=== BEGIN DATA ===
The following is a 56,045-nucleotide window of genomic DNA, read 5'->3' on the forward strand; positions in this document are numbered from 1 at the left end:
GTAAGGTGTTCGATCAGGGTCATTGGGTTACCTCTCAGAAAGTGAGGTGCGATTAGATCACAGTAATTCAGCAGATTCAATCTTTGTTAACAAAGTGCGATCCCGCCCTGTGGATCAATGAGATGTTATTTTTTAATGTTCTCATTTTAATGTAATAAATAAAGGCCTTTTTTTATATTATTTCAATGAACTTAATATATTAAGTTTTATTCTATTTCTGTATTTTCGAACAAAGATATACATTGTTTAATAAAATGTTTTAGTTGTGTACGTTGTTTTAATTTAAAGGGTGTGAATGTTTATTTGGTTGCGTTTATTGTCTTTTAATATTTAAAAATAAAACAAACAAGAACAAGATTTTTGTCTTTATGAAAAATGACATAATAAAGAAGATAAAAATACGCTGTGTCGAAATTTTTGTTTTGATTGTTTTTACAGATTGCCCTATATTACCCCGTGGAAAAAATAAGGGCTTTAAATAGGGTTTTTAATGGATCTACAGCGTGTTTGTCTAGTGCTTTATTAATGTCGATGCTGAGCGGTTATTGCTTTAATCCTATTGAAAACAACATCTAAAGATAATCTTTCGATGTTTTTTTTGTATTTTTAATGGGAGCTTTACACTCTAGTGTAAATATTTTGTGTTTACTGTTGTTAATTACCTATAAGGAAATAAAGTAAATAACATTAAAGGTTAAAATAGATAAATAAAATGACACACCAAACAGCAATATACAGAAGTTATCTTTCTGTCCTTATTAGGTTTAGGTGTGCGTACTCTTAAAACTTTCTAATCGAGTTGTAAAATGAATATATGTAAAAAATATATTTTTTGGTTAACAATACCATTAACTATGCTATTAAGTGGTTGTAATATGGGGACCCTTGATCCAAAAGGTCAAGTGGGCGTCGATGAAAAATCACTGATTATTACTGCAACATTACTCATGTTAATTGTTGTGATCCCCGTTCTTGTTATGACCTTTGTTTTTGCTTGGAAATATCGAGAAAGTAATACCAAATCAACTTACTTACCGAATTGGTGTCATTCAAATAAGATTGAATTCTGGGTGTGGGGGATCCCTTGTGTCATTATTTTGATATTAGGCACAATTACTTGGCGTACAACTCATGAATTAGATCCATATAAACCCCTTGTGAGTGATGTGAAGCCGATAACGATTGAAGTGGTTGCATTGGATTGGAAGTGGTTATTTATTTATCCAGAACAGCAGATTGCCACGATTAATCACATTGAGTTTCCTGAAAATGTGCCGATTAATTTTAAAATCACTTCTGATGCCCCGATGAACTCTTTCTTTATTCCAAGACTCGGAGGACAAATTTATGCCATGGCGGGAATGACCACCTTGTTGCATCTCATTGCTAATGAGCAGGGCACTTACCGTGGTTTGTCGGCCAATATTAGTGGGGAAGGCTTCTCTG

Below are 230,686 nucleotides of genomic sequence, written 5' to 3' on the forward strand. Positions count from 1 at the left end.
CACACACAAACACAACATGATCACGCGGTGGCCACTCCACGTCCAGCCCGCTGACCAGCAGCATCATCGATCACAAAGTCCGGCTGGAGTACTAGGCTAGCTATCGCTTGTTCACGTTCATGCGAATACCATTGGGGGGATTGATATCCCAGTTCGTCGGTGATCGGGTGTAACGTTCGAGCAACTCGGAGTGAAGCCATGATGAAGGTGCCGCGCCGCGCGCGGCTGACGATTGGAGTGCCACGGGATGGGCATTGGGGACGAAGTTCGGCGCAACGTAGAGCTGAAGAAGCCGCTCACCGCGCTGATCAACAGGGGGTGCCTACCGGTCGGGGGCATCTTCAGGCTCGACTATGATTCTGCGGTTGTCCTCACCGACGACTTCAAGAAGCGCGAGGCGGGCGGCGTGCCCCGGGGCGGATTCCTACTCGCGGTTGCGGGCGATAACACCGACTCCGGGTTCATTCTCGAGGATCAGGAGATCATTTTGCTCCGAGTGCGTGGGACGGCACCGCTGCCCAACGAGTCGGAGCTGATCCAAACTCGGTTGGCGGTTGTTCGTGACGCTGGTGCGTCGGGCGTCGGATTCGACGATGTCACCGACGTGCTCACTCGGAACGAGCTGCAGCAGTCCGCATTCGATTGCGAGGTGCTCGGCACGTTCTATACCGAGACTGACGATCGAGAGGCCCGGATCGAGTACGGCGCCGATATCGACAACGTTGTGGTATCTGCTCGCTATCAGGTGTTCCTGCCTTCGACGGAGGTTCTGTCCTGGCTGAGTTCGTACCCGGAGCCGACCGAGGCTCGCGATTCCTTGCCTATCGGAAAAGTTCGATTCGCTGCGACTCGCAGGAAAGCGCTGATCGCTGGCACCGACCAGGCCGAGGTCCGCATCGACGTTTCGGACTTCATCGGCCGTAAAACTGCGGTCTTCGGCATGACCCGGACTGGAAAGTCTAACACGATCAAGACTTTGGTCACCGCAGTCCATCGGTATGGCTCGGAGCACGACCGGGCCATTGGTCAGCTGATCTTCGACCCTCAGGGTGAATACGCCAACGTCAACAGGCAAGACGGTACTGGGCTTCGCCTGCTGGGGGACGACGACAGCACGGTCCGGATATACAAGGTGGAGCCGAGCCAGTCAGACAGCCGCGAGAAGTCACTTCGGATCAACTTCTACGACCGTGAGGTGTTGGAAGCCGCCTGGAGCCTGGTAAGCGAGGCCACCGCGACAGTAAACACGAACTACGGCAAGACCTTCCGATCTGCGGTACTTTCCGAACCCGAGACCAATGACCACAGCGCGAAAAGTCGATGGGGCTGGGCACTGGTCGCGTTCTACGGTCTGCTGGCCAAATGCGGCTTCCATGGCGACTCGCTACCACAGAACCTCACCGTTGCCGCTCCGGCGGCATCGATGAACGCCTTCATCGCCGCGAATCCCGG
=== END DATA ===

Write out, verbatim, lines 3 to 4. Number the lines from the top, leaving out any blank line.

Below are 230,686 nucleotides of genomic sequence, written 5' to 3' on the forward strand. Positions count from 1 at the left end.
CACACACAAACACAACATGATCACGCGGTGGCCACTCCACGTCCAGCCCGCTGACCAGCAGCATCATCGATCACAAAGTCCGGCTGGAGTACTAGGCTAGCTATCGCTTGTTCACGTTCATGCGAATACCATTGGGGGGATTGATATCCCAGTTCGTCGGTGATCGGGTGTAACGTTCGAGCAACTCGGAGTGAAGCCATGATGAAGGTGCCGCGCCGCGCGCGGCTGACGATTGGAGTGCCACGGGATGGGCATTGGGGACGAAGTTCGGCGCAACGTAGAGCTGAAGAAGCCGCTCACCGCGCTGATCAACAGGGGGTGCCTACCGGTCGGGGGCATCTTCAGGCTCGACTATGATTCTGCGGTTGTCCTCACCGACGACTTCAAGAAGCGCGAGGCGGGCGGCGTGCCCCGGGGCGGATTCCTACTCGCGGTTGCGGGCGATAACACCGACTCCGGGTTCATTCTCGAGGATCAGGAGATCATTTTGCTCCGAGTGCGTGGGACGGCACCGCTGCCCAACGAGTCGGAGCTGATCCAAACTCGGTTGGCGGTTGTTCGTGACGCTGGTGCGTCGGGCGTCGGATTCGACGATGTCACCGACGTGCTCACTCGGAACGAGCTGCAGCAGTCCGCATTCGATTGCGAGGTGCTCGGCACGTTCTATACCGAGACTGACGATCGAGAGGCCCGGATCGAGTACGGCGCCGATATCGACAACGTTGTGGTATCTGCTCGCTATCAGGTGTTCCTGCCTTCGACGGAGGTTCTGTCCTGGCTGAGTTCGTACCCGGAGCCGACCGAGGCTCGCGATTCCTTGCCTATCGGAAAAGTTCGATTCGCTGCGACTCGCAGGAAAGCGCTGATCGCTGGCACCGACCAGGCCGAGGTCCGCATCGACGTTTCGGACTTCATCGGCCGTAAAACTGCGGTCTTCGGCATGACCCGGACTGGAAAGTCTAACACGATCAAGACTTTGGTCACCGCAGTCCATCGGTATGGCTCGGAGCACGACCGGGCCATTGGTCAGCTGATCTTCGACCCTCAGGGTGAATACGCCAACGTCAACAGGCAAGACGGTACTGGGCTTCGCCTGCTGGGGGACGACGACAGCACGGTCCGGATATACAAGGTGGAGCCGAGCCAGTCAGACAGCCGCGAGAAGTCACTTCGGATCAACTTCTACGACCGTGAGGTGTTGGAAGCCGCCTGGAGCCTGGTAAGCGAGGCCACCGCGACAGTAAACACGAACTACGGCAAGACCTTCCGATCTGCGGTACTTTCCGAACCCGAGACCAATGACCACAGCGCGAAAAGTCGATGGGGCTGGGCACTGGTCGCGTTCTACGGTCTGCTGGCCAAATGCGGCTTCCATGGCGACTCGCTACCACAGAACCTCACCGTTGCCGCTCCGGCGGCATCGATGAACGCCTTCATCGCCGCGAATCCCGG